Recipes: (Our personal modifications appear in parentheses)
Honey Rum Carrots (from Kosher by Design Short on Time by Susie Fishbein):
1 pound baby carrots (we sometimes use carrots cut into large coins)
1 cup water
1 Tablespoon margarine (we use a healthier margarine alternative and it comes out great)
3 Tablespoons honey
1/2 teaspoon seat salt (we use regular salt)
2 Tablespoons rum or bourbon (we use rum)
In a skillet or pot, heat the carrots and water to boiling over high heat. Reduce the heat to low. Cover and simmer for 10 minutes, until the carrots are tender. Drain; return to the skillet. Meanwhile, in a small saucepan, cook the margarine, honey and salt for 4-5 minutes, stirring frequently, until blended and smooth. Add the mixture to the drained carrots. Off the heat, to avoid a flame-up, add the rum. Cook over medium-high heat for 8-10 minutes, stirring, until the carrots are tender and glazed and the liquid has mostly evaporated.
Carrot Muffins (from Kosher by Design Kids in the Kitchen by Susie Fishbein):
1 cup sugar
1 cup all-purpose flour
3/4 cup canola oil
12 ounces baby food carrots (usually 3 jars)
1 teaspoon baking soda
1 teaspoon cinnamon
2 large eggs
Preheat the oven to 350. Place the sugar, flour and oil in a medium mixing bowl. Add the baby food carrots, using a small spatula or a spoon to get all of the baby food out of the jar. Add the baking soda, cinnamon and eggs. Mix with an electric mixer at medium speed for 3 minutes, until the batter is smooth. Place paper muffin cups into a muffin or cupcake tray. If your measuring cup has a spout, pour the bater from the measuring cup into the muffin cups; if not use a large spoon. Fill the muffin cups almost to the top. Place trays in the oven and bake for 30 minutes. If after 30 minutes, a toothpick placed in the center of a muffin comes out gooey, return the muffins to the oven for another 2-3 minutes.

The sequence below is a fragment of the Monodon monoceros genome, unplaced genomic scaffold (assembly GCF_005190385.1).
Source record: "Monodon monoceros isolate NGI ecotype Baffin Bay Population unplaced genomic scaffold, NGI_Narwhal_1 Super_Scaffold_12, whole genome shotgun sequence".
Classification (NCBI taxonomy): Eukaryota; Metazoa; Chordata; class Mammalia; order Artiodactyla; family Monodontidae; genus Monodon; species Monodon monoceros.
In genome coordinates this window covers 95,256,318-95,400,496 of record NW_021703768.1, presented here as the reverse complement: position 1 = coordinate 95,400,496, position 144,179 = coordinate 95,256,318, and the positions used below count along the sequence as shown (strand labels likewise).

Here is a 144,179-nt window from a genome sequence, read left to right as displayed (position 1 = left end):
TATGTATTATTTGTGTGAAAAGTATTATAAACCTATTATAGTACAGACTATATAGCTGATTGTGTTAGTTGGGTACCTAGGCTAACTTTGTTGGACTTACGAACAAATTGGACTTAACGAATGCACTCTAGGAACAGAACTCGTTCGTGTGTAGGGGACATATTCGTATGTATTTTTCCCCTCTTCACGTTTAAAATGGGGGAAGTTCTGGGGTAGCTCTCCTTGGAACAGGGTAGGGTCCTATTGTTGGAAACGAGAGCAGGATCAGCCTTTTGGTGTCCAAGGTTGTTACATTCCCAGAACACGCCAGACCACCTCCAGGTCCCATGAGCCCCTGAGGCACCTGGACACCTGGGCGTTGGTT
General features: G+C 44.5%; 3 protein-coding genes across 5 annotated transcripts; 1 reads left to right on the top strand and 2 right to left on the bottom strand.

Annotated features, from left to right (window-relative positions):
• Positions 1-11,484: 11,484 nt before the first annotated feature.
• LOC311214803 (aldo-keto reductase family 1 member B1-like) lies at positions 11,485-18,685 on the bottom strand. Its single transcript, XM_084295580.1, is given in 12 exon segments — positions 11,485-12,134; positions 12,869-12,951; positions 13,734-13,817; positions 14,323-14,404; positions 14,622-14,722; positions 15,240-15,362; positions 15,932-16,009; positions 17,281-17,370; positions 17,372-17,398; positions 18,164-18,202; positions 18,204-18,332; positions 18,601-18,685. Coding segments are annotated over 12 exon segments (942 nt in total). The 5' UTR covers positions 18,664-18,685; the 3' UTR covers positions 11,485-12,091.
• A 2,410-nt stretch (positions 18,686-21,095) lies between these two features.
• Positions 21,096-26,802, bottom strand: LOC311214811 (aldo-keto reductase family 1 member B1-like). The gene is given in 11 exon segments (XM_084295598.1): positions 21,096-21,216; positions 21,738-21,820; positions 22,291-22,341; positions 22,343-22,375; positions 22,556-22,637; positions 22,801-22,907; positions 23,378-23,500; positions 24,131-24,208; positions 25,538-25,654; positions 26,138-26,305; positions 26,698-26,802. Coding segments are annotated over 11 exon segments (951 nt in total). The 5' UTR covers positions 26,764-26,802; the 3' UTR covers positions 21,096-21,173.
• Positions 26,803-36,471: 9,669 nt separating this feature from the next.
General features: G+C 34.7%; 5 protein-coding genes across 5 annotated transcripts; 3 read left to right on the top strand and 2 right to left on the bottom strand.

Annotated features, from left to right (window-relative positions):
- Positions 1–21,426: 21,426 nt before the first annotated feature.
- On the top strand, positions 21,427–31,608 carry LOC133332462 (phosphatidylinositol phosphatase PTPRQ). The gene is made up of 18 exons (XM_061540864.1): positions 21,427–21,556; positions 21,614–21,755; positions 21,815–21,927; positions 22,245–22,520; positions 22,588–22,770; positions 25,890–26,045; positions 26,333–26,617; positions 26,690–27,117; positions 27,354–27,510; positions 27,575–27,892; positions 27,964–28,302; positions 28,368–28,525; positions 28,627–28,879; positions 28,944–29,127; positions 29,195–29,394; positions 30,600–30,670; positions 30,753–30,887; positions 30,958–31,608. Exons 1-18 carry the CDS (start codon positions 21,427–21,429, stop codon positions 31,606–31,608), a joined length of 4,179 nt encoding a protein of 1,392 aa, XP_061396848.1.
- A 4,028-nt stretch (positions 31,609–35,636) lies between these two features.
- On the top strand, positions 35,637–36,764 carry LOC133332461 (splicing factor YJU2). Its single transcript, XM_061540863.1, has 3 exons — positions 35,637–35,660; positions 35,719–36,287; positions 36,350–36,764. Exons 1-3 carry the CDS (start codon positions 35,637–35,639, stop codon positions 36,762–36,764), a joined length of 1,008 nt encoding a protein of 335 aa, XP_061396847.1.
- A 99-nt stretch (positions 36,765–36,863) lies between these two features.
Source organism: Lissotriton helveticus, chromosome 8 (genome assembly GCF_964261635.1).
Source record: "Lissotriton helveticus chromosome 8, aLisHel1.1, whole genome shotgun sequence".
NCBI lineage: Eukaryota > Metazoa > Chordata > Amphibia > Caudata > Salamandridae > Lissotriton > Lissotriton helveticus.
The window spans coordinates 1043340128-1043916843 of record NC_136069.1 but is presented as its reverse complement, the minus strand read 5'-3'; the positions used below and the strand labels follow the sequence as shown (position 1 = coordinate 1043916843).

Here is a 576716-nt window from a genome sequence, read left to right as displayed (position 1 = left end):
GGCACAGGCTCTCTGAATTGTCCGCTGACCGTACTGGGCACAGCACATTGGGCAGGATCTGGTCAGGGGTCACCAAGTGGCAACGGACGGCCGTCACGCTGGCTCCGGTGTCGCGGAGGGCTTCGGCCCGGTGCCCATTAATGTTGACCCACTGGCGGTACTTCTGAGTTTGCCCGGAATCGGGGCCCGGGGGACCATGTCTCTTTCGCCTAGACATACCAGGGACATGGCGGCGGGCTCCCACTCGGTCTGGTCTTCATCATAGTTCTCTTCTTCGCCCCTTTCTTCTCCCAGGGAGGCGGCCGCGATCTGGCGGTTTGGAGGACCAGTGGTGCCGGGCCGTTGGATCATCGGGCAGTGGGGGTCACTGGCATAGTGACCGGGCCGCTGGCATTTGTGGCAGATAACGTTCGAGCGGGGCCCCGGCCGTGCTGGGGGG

“Simanim Salad” Adapted from Purple Cabbage Salad (from Kosher by Design by Susie Fishbein):
16 ounces shredded purple cabbage (we use 2 bags of shredded cabbage which might be closer to 20 ounces)
1/3 cup chopped scallions (we substitute leeks instead of scallions)
1/3 cup pine nuts (we leave these out)
1 8 oz bag of shredded carrots
1 11 ounce can of madarin oranges, reserving the juice
1-2 handfuls of dried cranberries (we substitute pomegranate seeds)
4 Tablespoons brown sugar
1/2 teaspoon ground black pepper
1/4 teaspoon salt
4 Tablespoons red or white wine vinegar
1 Tablespoon reserved mandarin orange juice
1/2 cup vegetable oil
1 vegetable or pareve chicken flavor bouillon cube or 1 teaspoon dried consomme powder
Place the salad ingredients into a large zip-lock bag and set aside. In a jar or cruet, mix the ingredients for the dressing. Close and shake until thoroughly mixed. Pour over the salad. Refrigerate to let the flavors mix for at least one hour. Can prepare early in the day.
Pumpkin Cranberry Muffins (from Kosher by Design Short on Time by Susie Fishbein):
3 cups flour
3 cups sugar
1-1/2 teaspoons ground cinnamon
1/2 teaspoon baking powder
1 teaspoon baking soda
1 15 ounce can pumpkin (not pumpkin pie filling)
1 cup canola oil
3 large eggs
1/2 cup sweetened dried cranberries
shelled pumpkin seeds (optional as garnish)
Preheat oven to 350. Line muffin tins with paper muffin liners. Combine flour, sugar, cinnamon, baking powder and baking soda in a mixing bowl. Add the pumpkin, oil, eggs and cranberries. Mix with an electric mixer on medium speeds for 2 minutes. Pour the batter into the muffin tins, filling each one 2/3 of the way. If you’d like, top each muffin with a few pumpkin seeds. Baked, uncovered, for 40-45 minutes or until a toothpick inserted into the center of one of the muffins comes out dry. Serve hot or at room temperature.